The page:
Dick Boyd sent me this article featuring the Sawtooth National Recreation Area. The Stanley area is one of my favorite spots, with hot springs, jagged peaks, pristine lakes, spacious meadows and abundant wildlife.
As we neared Stanley, Idaho, a hamlet carved by creeks and framed by mountains with spiky peaks that reminded me of a punk rocker’s hair, the landscape surrounding the winding highway on which we’d climbed 7,000 feet gave way from rugged canyon to flat expanse of grass speckled by lodgepole pine and aspen. We were on the northern edges of the Sawtooth National Recreation Area, three hours from Boise, when scars from an old fire came into view.
My daughter, Flora, and I had been playing a makeshift game in which we pointed out the nature surrounding us, the sort of mindless thing you do to entertain a 5-year-old on a road trip. I see a deer, I see a birdie, I see snow, I see a purple flower, we called out.
“I see trees,” I said, pointing to a cluster of an unrecognizable species to our left, their crooked branches denuded by flames that had torched them.
“Those are not trees,” Flora retorted. “Trees have leaves!”
This article reminded me of the time I spent working on the Boise National Forest, after the massive 1994 Rabbit Creek Fire took 2 months to burn before the Sawtooths and fall rains finally extinguished it. The public rarely sees any of the 150,000 burned acres, as it isn’t visible from the highways. I stumbled upon this vintage video that shows how devastating such fires can be, as storms deposit moderate rains upon highly hydrophobic soils.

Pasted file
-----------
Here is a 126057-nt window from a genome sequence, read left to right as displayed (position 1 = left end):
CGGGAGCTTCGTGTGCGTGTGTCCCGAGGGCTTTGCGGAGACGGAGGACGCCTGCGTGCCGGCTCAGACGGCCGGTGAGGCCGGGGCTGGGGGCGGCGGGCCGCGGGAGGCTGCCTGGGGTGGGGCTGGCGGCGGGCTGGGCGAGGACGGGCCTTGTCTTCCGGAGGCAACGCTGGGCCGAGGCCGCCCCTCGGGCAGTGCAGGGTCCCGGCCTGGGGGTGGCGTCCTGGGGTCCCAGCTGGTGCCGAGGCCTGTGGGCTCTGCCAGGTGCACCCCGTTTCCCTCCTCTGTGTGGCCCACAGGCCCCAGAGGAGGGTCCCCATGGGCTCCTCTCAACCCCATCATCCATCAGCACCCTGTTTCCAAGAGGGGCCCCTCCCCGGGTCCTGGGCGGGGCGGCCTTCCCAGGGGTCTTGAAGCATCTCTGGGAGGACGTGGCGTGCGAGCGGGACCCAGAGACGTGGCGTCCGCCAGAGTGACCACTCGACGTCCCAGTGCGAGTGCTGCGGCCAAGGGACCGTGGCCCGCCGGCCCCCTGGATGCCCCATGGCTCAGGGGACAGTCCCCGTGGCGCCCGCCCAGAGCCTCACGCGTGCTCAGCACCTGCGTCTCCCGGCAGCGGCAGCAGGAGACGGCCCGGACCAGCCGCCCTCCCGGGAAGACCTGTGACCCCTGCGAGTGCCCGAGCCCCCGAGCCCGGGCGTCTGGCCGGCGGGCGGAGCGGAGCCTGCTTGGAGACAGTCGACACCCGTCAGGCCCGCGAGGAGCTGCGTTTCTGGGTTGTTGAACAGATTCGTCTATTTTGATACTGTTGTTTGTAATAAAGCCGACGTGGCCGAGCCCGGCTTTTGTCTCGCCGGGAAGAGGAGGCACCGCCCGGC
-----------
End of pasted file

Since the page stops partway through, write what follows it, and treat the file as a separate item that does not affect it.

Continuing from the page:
It is not always easy to display the damages that occur when soils cannot absorb even moderate rainfall. As the storms and high winds came in, that day, Forest Service employees were called in, due to the danger. Oddly enough, they forgot about me. I weathered the storm, not knowing what was happening. The next day, I patrolled the roads, finding a plugged culvert, with excessive soil movement. I pulled out my trusty shovel and diverted all the water into the roadside ditch, getting it to flow down and through the next downhill culvert.